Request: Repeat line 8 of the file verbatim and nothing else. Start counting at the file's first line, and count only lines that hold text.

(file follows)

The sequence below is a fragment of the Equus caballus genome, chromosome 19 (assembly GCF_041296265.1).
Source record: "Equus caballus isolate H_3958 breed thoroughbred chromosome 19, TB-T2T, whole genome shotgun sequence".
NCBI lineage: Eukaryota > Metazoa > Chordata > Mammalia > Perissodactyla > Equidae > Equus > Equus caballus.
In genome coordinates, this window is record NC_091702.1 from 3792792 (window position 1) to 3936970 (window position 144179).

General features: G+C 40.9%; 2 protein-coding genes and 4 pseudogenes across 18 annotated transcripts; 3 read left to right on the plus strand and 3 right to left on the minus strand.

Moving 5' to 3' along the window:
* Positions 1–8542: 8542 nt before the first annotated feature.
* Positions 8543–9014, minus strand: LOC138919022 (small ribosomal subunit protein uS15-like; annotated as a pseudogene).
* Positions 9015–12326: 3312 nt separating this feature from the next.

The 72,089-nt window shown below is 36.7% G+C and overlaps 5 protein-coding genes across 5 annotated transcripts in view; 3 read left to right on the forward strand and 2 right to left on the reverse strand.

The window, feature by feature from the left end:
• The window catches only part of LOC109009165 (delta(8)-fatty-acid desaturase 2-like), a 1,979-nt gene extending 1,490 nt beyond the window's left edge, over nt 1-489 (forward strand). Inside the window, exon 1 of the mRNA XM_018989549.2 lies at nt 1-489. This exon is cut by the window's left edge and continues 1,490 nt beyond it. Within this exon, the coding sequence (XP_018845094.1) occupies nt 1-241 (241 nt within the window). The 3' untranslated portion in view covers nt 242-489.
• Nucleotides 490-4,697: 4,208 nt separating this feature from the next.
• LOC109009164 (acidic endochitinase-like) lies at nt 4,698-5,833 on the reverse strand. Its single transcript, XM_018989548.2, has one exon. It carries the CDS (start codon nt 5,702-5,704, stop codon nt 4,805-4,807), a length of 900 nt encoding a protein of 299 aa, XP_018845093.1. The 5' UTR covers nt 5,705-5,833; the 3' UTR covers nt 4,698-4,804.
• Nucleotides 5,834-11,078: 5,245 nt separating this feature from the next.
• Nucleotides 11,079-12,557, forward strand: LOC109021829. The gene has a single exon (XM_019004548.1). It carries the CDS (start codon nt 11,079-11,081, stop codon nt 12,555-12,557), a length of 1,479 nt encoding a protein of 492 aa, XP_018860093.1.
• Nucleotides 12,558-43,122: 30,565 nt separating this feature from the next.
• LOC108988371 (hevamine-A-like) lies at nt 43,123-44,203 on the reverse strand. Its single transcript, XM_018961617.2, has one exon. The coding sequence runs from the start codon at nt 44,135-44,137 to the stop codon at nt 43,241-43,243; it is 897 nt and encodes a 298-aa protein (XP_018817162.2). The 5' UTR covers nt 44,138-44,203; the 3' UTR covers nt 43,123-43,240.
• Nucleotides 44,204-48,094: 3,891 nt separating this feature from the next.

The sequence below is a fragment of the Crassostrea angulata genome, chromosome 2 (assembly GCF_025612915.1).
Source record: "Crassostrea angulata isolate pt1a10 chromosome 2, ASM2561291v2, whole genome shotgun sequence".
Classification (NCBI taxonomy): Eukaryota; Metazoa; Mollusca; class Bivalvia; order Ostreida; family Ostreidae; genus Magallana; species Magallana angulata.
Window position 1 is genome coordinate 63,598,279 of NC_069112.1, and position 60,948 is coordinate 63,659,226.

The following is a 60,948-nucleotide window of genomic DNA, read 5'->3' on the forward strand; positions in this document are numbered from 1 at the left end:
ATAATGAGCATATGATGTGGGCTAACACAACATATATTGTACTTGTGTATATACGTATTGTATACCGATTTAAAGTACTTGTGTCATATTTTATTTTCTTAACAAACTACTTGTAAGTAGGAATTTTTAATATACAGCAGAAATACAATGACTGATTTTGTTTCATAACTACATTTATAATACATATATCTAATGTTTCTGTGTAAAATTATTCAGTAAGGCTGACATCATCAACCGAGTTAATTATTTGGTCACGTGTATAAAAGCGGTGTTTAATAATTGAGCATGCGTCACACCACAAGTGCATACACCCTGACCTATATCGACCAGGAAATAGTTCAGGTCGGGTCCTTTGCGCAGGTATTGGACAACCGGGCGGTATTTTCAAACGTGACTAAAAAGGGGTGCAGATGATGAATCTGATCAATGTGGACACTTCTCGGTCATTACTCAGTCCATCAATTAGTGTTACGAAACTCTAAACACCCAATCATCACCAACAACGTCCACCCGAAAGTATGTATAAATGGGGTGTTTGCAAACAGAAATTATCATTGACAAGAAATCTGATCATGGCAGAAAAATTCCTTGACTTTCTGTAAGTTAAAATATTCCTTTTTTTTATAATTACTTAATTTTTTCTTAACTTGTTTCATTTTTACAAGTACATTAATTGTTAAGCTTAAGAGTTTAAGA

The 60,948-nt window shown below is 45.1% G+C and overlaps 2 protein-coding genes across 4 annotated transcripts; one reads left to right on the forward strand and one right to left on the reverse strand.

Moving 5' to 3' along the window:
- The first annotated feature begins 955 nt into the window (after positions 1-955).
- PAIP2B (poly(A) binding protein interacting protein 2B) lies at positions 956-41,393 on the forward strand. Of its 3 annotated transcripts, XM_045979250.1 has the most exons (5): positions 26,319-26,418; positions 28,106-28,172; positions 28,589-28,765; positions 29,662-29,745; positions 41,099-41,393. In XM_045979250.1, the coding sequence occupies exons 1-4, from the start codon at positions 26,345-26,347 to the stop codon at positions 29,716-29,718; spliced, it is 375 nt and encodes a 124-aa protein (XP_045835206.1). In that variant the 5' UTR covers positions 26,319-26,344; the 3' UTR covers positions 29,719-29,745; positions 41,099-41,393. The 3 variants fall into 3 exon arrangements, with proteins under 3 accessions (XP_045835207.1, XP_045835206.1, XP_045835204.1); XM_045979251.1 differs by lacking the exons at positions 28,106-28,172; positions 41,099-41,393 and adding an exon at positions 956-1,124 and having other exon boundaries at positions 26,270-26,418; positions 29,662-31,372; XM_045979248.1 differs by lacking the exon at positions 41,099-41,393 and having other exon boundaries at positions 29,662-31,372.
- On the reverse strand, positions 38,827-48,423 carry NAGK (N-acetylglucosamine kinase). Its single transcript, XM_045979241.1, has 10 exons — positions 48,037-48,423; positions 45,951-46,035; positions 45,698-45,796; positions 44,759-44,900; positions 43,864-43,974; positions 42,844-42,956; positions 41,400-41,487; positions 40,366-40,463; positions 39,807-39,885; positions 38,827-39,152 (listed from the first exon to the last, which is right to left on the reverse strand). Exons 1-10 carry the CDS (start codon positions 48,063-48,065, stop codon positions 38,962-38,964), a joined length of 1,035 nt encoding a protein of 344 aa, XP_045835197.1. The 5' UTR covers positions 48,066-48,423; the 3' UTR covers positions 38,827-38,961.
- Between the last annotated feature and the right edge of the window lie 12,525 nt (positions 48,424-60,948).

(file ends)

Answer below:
* Positions 8543–9014, minus strand: LOC138919022 (small ribosomal subunit protein uS15-like; annotated as a pseudogene).